Lamb exports hit a new monthly record in May due to a rise in volumes and prices, helping bolster New Zealand's trade balance.
The value of lamb exports reached $369 million in May, exceeding the previous high of $340 million in February 2009, Statistics New Zealand said. Exports of lamb were up in all major markets, including China and the European Union, with the value up 32 percent, or $89 million, and the quantity up 22 percent compared with May last year, Stats NZ said.
A 17 percent gain in meat exports to $812 million was the leading contributor to a 10 percent increase in overall exports to $5.4 billion, which marks the second-highest monthly level of exports after $5.5 billion was shipped overseas in December 2017. Lamb exports led the gain in meat shipments, followed by beef exports, which rose 4.5 percent, or $16 million, to $359 million as higher exports to China were partly offset by a fall to the US.
“It has been a strong month for meat exports in general, with both lamb and beef increasing in quantities,” Stats NZ international statistics manager Tehseen Islam said.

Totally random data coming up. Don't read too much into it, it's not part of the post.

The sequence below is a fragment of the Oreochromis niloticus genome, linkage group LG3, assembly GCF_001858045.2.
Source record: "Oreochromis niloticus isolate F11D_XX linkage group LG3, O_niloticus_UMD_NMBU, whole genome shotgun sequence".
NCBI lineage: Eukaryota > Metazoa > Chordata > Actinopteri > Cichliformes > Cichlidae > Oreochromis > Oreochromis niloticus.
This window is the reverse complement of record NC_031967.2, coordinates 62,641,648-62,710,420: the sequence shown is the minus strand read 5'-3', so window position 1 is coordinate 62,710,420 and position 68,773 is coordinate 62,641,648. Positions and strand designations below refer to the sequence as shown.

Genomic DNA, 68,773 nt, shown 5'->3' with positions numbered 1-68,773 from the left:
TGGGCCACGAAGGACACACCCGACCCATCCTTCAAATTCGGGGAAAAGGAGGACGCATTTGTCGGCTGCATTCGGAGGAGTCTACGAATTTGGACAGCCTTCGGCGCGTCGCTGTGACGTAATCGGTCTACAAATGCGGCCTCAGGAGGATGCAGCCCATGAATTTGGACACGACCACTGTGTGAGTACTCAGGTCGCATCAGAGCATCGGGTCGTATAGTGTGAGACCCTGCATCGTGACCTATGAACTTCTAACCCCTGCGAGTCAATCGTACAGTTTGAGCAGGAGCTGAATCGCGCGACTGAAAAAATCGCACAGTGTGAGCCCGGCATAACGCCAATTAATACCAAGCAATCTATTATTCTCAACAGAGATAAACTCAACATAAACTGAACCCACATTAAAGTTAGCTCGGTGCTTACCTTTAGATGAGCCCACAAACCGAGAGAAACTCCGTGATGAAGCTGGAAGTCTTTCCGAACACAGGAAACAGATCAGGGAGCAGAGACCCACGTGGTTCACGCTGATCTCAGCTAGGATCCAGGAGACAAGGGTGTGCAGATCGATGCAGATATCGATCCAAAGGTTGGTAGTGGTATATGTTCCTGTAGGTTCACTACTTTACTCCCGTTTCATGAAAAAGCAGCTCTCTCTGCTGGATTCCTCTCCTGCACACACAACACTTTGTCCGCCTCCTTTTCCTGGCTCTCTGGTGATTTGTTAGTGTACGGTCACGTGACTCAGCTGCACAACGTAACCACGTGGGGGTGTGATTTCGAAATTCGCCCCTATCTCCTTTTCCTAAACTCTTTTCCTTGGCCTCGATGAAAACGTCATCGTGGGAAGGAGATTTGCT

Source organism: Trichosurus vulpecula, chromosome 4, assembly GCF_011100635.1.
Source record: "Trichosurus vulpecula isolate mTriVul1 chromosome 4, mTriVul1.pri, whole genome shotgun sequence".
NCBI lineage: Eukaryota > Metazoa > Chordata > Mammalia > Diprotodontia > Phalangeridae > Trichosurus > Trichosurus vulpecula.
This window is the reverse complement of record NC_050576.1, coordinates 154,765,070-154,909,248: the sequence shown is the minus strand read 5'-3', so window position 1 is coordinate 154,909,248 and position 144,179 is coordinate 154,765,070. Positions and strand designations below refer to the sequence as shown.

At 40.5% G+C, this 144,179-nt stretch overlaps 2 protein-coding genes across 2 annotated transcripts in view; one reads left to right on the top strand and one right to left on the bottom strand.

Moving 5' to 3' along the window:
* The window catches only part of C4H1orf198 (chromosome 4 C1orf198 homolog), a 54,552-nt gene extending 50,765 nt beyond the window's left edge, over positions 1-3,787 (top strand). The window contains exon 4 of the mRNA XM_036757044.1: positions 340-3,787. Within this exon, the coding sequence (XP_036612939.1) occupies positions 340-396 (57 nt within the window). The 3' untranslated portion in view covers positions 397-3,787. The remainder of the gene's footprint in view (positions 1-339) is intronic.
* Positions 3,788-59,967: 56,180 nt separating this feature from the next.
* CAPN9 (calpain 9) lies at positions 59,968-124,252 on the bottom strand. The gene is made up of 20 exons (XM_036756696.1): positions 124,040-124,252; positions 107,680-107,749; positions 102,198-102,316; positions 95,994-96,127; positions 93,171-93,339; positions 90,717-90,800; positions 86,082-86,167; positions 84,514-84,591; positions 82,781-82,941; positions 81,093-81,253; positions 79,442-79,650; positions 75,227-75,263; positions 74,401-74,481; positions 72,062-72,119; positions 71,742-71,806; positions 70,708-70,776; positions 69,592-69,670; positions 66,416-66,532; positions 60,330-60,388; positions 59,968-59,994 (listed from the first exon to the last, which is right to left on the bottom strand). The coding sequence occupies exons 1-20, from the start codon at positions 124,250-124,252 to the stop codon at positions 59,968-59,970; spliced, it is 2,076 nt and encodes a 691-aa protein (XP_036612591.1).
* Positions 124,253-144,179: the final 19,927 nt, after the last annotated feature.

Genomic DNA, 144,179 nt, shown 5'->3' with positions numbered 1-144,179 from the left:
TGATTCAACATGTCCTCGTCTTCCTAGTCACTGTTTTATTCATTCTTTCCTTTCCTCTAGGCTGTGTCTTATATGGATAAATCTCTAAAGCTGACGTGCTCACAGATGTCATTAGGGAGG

Forestry products had the second-largest increase in exports for May, rising 26 percent, or $99 million, to $477 million with the largest increases recorded to China, Singapore and Hong Kong.
Dairy products, the country's largest commodity export, lifted 3.2 percent to $1.15 billion.
The total value of imports in May rose 5.7 percent, or $277 million, to $5.12 billion as the country imported more cars but fewer petroleum products than a year ago.
Imports of cars rose 17 percent, or $78 million, boosting overall imports of vehicles, parts and accessories by 25 percent, or $185 million, to $924 million compared with the same month last year, Stats NZ said. Mechanical and electrical machinery and equipment were the other main contributors to the imports rise, up 16 percent to $737 million.
In contrast, petroleum and products imports fell 30 percent, or $196 million, to $455 million, led by a $256 million decline in the value of crude oil shipments to $68 million, hitting its lowest value and quantity since May 2005.
New Zealand Refining, operator of the country's only oil refinery, said that a maintenance shutdown at its Marsden Point refinery went into full swing on May 7 with the work scheduled for completion mid-June.
The monthly trade balance in May was a surplus of $294 million, or 5.4 percent of exports, which is higher than the average monthly surplus in the last five May months, the statistics agency said.
The annual trade deficit for the year ended May was $3.6 billion, compared with a $3.8 billion shortfall in the year to May 2017.